But Gundmundsson said that although a Katla eruption would always result in explosive activity due to the interaction of magma with glacial ice, history doesn't provide many clues on what to expect.
"They have been different, these eruptions from Katla," he said. "Some are large, and some are small."
Icelandic officials have evacuation plans in place in the event of a Katla eruption
A seasonal affair?
Moreover, the spike in seismic activity might not necessarily be a sign that Katla is gearing up for a major eruption in the near future - it could also be the result of something as simple as the changing of the seasons.
Reidar Trønnes, a professor at the Natural History Museum at the University of Oslo, explained that ice melt over the summer results in higher seismic activity during the fall months. These "seasonal bursts of activity," he said, are well-documented.
"I've not heard any specific news from Iceland that this is signifying anything more than ordinary autumn activity," Trønnes told Deutsche Welle.
Katla is located on the southern edge of Iceland, where it shares magma channels with the Eyjafjallajökull volcano, the culprit behind the massive ash cloud over Europe in 2010.
Trønnes acknowledged that Katla is long overdue for an eruption - considering its two-eruptions-a-century average - but advised that predicting when it might happen should be done with caution. He noted that the eruption sequence witnessed in southern Iceland in past years could have affected Katla's pattern.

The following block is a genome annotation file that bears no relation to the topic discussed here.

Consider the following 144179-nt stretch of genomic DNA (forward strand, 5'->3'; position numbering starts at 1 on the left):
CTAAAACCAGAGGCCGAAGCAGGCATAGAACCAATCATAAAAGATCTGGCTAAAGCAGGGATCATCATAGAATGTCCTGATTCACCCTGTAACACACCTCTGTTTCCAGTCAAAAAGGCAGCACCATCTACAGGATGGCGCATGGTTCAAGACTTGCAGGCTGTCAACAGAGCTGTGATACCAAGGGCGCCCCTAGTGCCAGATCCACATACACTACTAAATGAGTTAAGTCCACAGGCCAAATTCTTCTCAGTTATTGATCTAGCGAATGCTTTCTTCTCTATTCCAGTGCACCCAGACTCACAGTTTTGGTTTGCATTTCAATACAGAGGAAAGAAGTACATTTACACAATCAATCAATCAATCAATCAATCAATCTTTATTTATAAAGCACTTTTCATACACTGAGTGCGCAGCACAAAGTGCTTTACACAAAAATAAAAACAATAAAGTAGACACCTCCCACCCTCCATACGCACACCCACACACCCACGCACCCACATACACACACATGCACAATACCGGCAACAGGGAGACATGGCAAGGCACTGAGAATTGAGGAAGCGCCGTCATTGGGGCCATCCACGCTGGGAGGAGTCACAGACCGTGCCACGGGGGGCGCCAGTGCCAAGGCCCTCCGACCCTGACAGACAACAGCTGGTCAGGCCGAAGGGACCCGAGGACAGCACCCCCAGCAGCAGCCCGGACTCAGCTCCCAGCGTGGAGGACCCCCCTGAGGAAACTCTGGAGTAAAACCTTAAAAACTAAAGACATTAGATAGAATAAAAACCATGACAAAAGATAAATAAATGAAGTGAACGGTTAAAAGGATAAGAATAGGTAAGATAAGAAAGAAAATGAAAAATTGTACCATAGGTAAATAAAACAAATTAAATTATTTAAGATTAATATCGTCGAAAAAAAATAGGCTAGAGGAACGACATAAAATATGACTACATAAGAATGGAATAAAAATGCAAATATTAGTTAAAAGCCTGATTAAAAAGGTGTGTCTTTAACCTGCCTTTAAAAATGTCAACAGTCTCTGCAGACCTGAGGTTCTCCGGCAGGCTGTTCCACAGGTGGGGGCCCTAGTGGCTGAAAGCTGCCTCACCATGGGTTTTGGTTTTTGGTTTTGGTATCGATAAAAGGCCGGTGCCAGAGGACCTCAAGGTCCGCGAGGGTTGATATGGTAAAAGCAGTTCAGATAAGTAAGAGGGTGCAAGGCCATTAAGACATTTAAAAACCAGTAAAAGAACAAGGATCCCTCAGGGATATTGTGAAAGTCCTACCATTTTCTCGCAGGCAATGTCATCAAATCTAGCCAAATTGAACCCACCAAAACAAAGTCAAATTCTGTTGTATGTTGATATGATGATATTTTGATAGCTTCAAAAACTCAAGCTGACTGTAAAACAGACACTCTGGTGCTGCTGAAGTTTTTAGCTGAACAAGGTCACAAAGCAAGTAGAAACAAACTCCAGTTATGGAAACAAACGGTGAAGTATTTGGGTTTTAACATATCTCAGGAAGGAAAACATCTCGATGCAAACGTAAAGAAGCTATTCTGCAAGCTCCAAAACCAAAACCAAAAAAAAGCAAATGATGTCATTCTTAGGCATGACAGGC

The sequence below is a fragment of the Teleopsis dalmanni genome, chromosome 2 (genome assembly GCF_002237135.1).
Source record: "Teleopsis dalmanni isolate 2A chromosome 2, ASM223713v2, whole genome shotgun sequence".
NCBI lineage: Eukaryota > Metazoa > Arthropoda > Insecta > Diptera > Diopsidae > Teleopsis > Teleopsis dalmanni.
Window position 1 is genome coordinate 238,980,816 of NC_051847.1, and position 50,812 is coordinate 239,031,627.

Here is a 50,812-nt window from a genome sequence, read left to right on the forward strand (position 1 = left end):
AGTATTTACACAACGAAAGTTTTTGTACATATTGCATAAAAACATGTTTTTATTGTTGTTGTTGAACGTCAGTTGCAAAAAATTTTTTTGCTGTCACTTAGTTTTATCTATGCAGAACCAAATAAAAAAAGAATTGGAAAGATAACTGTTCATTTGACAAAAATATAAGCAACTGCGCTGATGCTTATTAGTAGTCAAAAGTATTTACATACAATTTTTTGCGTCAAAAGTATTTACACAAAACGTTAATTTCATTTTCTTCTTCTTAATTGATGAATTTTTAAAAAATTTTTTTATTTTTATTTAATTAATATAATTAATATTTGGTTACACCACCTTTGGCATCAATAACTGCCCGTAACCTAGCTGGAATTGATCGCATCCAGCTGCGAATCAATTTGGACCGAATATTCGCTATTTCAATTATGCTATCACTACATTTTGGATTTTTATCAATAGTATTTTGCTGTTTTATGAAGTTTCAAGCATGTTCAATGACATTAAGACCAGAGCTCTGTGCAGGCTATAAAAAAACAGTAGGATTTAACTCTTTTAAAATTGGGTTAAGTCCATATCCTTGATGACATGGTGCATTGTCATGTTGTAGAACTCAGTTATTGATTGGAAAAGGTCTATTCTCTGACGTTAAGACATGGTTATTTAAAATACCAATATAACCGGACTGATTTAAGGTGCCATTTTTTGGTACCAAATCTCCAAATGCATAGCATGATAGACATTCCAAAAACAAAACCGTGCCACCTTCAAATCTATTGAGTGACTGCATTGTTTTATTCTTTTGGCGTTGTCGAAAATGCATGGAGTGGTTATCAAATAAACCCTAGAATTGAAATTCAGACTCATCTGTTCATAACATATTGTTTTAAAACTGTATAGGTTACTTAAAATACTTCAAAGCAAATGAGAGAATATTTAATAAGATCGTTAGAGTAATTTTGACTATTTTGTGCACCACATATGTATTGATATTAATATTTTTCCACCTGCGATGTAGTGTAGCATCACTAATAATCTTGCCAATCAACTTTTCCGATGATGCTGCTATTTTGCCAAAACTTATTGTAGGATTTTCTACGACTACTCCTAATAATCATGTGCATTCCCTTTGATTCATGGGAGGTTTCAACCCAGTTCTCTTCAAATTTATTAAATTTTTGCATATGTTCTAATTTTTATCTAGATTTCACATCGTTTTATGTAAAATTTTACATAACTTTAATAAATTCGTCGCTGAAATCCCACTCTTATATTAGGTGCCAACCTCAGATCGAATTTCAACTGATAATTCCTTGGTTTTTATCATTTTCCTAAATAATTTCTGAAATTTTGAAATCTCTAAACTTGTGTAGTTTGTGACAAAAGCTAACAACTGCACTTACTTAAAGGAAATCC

"I'm very skeptical to these predictions that Katla should erupt seriously now," he said. "Because I think that it might be that the whole Katla behavior is more erratic, more irregular, than we have come to believe."
A plan for Katla
A major eruption of the Katla volcano could cause a repeat of last year's travel chaos
Some experts also think that Katla's behavior in decades' past suggests that 1918 wasn't actually the volcano's last eruption. Dave McGarvie, a senior lecturer in volcanology at the Open University in Scotland, told Deutsche Welle that there is also evidence pointing to smaller-scale eruptions in 1955, 1999 and even this year.
In July, the area around Katla was hit with a glacial flood and afterwards, cracks were observed in the ice layer over the volcano - an observation that suggested a small eruption could have taken place.
McGarvie acknowledged the seasonal character of the recent earthquakes at Katla, but said the location of that seismic activity has changed. Autumn earthquakes have typically been observed along Goðabunga, Katla's western flank, but they have started pushing farther east, toward the volcano itself.
That could indicate that Katla is "winding up to its next eruption."
"The actual pattern is a bit different to what we've seen in the past, and that's what's gotten people thinking," he said.
McGarvie, who visited Vík, the village near Katla, in early September of this year, said the volcano was a cause of heightened concern there - and a major topic of conservation in local cafes.
He noted that the village was busy shoring up its glacial flood defenses during his visit. But McGarvie also underscored Icelanders' deep trust in the country's scientists and authorities:
"They will have a plan for whatever Katla decides to do," he said.
Author: Amanda Price
Editor: Cyrus Farivar